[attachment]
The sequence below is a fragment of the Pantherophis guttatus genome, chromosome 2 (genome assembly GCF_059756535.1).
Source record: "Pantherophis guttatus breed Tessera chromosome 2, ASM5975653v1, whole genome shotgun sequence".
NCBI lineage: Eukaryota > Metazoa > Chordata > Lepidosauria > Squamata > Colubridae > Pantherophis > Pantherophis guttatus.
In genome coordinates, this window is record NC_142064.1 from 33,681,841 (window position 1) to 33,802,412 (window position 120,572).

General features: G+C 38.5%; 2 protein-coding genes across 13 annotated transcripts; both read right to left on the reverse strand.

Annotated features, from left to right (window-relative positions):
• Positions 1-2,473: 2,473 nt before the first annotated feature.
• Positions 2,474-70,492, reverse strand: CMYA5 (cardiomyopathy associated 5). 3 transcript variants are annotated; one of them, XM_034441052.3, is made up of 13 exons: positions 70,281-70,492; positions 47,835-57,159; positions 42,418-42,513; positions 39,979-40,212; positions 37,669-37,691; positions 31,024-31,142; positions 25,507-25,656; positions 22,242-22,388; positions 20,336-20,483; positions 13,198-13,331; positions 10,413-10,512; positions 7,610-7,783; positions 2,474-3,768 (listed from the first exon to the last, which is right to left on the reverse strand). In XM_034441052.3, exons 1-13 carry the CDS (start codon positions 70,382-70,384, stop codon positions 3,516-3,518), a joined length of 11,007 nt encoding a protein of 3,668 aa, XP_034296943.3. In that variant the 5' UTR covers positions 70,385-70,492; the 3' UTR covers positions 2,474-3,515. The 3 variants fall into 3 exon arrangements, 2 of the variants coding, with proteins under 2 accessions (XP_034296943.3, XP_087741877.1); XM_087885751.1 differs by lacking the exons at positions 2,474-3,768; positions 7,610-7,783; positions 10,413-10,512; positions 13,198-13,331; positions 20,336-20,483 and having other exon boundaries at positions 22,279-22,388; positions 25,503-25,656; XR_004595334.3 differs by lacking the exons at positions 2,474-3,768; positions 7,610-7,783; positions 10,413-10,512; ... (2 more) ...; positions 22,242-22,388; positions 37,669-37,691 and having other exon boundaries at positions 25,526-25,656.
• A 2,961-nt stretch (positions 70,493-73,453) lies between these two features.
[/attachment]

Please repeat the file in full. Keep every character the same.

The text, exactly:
The sequence below is a fragment of the Pantherophis guttatus genome, chromosome 2 (genome assembly GCF_059756535.1).
Source record: "Pantherophis guttatus breed Tessera chromosome 2, ASM5975653v1, whole genome shotgun sequence".
NCBI lineage: Eukaryota > Metazoa > Chordata > Lepidosauria > Squamata > Colubridae > Pantherophis > Pantherophis guttatus.
In genome coordinates, this window is record NC_142064.1 from 33,681,841 (window position 1) to 33,802,412 (window position 120,572).

General features: G+C 38.5%; 2 protein-coding genes across 13 annotated transcripts; both read right to left on the reverse strand.

Annotated features, from left to right (window-relative positions):
• Positions 1-2,473: 2,473 nt before the first annotated feature.
• Positions 2,474-70,492, reverse strand: CMYA5 (cardiomyopathy associated 5). 3 transcript variants are annotated; one of them, XM_034441052.3, is made up of 13 exons: positions 70,281-70,492; positions 47,835-57,159; positions 42,418-42,513; positions 39,979-40,212; positions 37,669-37,691; positions 31,024-31,142; positions 25,507-25,656; positions 22,242-22,388; positions 20,336-20,483; positions 13,198-13,331; positions 10,413-10,512; positions 7,610-7,783; positions 2,474-3,768 (listed from the first exon to the last, which is right to left on the reverse strand). In XM_034441052.3, exons 1-13 carry the CDS (start codon positions 70,382-70,384, stop codon positions 3,516-3,518), a joined length of 11,007 nt encoding a protein of 3,668 aa, XP_034296943.3. In that variant the 5' UTR covers positions 70,385-70,492; the 3' UTR covers positions 2,474-3,515. The 3 variants fall into 3 exon arrangements, 2 of the variants coding, with proteins under 2 accessions (XP_034296943.3, XP_087741877.1); XM_087885751.1 differs by lacking the exons at positions 2,474-3,768; positions 7,610-7,783; positions 10,413-10,512; positions 13,198-13,331; positions 20,336-20,483 and having other exon boundaries at positions 22,279-22,388; positions 25,503-25,656; XR_004595334.3 differs by lacking the exons at positions 2,474-3,768; positions 7,610-7,783; positions 10,413-10,512; ... (2 more) ...; positions 22,242-22,388; positions 37,669-37,691 and having other exon boundaries at positions 25,526-25,656.
• A 2,961-nt stretch (positions 70,493-73,453) lies between these two features.